All images by Tom Fowler. Used with permission.
Tom Fowler has made a living as a full-time wedding photographer, and while he does the job well, he’s been looking for a change. He found that his creative vision was out of step with his wedding gigs. That is to say, he couldn’t make the types of images he wanted to make during a wedding, so he started experimenting with portraiture. Here, he shares his story, his craft and his approach.
You can check out more of Tom’s work on Instagram, his portrait site and his wedding site.
Phoblographer: Talk to us about how you got into photography.
Tom: How I got into photography is a very long story so I will try and condense it. I grew up in San Luis Obispo, Ca and I had a job as a projectionist in a movie theater back when the movies were 35mm. Around the same time I had taken a black and white class. Then I started going out after work with another coworker and shooting in abandoned buildings and just getting to know my gear. Then after awhile I started shooting local bands and then I got asked to do a wedding. After that first wedding I realized I could make some money doing that. I finally moved to Santa Monica to go to the community college there to learn more. I quickly found out after a year I couldn’t work full time and take a full load of classes. So I dropped out and got an internship at very large wedding photography company out of Downtown Los Angeles and that was where I learned a ton. My boss basically put me through photography bootcamp and then eventually I stop working for them and started my own company. After a few years of just doing weddings and trying to do more creative pictures at weddings, I realized that weddings wasn’t the right place for me to try the more creative pictures and it would be better if I just did portraits so I could be more creative. Around the same time I saw “In the American West” and Dan Winter’s and Frank Ockenfel’s work and all that stuff blew me away. It changed everything for me and my photography.
Phoblographer: Every photographer has their own unique process to approaching a subject and delivering final portraits. Talk us through a typical session with you from concept to finished display image.
Tom: It varies on how I approach my shoots. Typically I have a general idea or some lighting I want to figure out just as a jumping off point. Most of the time my shoots serve as an opportunity to try a new lighting setup and learn something new. One time it took me a whole week to figure out a lighting setup. Once I figure that out I usually take it a step further and put my own twist on it and allow the subject to bring what they are going to bring to the shoot. I try to be very flexible because my best pictures are the ones that aren’t planned and I think that makes for a better picture. I tend to think of shooting a portrait is some what of a struggle and you have to fight against all the bad pictures. Once the pictures have been taken I begin to edit them obviously looking for things that speak to me the most. I am not really looking for the best lighting or a perfect image but rather what images the subject speaks to me more. Facial expressions, body language, quiet moments, how vulnerable they look etc. Once I have made my selections I then begin to edit. In the editing process I am finding the picture all over again. What colors work for that specific image that is why I have some warm and some cold images because some images just won’t work in certain colors. Then I export them and give them to my client.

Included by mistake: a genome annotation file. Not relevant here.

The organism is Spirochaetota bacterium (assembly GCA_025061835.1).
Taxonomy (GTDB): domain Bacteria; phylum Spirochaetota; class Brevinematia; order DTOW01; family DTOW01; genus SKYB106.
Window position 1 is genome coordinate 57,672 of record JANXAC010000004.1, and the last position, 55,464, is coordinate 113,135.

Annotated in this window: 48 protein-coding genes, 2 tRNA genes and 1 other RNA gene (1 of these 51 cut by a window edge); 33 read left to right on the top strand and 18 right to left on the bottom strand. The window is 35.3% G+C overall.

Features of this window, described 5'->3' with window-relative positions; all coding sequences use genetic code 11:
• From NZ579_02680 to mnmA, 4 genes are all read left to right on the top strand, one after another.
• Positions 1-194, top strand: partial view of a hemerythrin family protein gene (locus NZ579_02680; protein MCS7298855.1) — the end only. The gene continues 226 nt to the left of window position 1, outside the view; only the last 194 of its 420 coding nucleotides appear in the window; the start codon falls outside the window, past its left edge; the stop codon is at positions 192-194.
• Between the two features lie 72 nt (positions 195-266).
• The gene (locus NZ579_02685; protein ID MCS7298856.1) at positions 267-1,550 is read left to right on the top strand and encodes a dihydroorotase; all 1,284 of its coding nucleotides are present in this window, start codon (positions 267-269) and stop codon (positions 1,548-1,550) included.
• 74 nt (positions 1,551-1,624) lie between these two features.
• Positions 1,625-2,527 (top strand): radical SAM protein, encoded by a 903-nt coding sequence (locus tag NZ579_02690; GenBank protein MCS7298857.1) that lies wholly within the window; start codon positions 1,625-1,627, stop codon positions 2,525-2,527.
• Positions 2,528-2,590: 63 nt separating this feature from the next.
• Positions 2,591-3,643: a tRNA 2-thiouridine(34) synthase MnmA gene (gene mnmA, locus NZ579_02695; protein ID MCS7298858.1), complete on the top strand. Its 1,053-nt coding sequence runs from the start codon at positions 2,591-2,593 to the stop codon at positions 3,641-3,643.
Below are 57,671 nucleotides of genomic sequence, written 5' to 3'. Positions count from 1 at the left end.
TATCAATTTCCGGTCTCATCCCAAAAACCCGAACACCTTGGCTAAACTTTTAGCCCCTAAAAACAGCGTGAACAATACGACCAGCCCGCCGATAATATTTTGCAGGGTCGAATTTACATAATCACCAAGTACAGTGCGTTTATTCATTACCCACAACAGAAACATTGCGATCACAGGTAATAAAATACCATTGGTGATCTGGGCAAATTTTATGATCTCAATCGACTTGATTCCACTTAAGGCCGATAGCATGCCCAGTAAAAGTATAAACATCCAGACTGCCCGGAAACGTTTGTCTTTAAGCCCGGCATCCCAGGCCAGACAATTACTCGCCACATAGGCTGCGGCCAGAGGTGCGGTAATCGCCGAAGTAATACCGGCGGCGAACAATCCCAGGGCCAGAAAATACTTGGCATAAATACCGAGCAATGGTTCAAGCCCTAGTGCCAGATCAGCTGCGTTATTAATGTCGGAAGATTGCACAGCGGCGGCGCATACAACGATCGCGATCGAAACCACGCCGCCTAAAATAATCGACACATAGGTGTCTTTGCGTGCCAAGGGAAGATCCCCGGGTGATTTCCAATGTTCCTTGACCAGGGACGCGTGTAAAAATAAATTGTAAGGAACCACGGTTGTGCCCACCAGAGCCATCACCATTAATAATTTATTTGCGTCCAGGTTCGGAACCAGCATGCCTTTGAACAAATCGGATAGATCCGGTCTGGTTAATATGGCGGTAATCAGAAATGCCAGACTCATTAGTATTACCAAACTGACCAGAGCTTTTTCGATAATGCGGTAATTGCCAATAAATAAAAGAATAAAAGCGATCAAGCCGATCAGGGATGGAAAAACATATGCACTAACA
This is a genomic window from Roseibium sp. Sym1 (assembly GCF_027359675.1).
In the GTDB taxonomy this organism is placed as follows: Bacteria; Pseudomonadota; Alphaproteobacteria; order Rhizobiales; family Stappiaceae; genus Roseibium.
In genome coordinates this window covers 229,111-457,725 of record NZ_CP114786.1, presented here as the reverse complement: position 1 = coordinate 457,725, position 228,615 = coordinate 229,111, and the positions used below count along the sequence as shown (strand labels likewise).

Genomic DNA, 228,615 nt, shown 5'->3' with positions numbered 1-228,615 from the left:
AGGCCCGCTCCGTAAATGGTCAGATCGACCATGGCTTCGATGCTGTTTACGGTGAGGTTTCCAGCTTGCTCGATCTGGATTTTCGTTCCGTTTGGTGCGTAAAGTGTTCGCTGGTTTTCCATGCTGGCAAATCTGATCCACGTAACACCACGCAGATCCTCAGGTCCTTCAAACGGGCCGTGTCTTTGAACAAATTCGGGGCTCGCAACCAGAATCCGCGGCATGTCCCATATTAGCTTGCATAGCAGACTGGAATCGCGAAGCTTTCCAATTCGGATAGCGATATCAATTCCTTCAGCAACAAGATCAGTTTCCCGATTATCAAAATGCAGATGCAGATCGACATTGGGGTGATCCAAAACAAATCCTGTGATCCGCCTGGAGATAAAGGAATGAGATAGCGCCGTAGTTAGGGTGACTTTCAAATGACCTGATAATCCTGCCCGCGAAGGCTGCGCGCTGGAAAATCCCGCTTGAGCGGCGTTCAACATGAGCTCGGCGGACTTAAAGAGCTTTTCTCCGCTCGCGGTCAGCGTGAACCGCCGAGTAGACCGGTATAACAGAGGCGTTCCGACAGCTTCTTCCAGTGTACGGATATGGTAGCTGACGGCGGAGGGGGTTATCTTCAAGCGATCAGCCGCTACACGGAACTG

Phoblographer: Tell us about the gear you own. It seems quite minimal.
Tom: I own standard gear really nothing too different than most people. My gear list is Canon 5D Mark II and most of the time I am using my 50mm f1.2. I own an elinchrom ranger the really old one because it is 1100 watts and I got it for a deal. I have a few modifiers for it but pretty standard, 60in softlighter, softbox, their beauty dish. I find that I gravitate to the beauty dish now a days just because I like the look of it and it puts lights where I want it. As far as other lighting I am pretty cheap. I use a 30 dollar video light and I bought some fluorescents at home depot to be my ghetto kino flos and they have worked out just fine. If you understand light you don’t necessarily need the most expensive or latest and greatest just so long as you know the gear your usings limitations.
Phoblographer: What do you personally think you’re better at: environmental portraits or standard portraits? Why?
Tom: I try to be good at both environmental as well as standard portraits. I got a critique and they said I needed more environmental portraits so I have been trying to get better at that.
Phoblographer:What’s inspiring you these days in terms of scenes and people to photograph?
Tom: I tend to photograph people/ scenes that interest me and challenges me. I try to put myself in uncomfortable situations whether that be a lighting setup I am not 100% sure on or shooting strangers etc. I think being in that challenging environment you are either going to rise to the occasion and deliver or you are going to fail and learn something. Either way you are pushing your craft to the next level and I think failing is the best way to becoming a better artist.
Phoblographer: What are some basic posing tips that you can give us?
Tom: Good posing is difficult and I am definitely no expert. I try to setup my lighting first and then position my subject where my lighting is going to be. Then I kind of feel it out and try things. Sometimes I put my camera down and instead of looking at my screen I look at my subject and see what they do. If something isn’t working I just move on to something else. I tend to not think about posing too much rather I just try and make someone comfortable in front of the camera and gently guide them to what I want.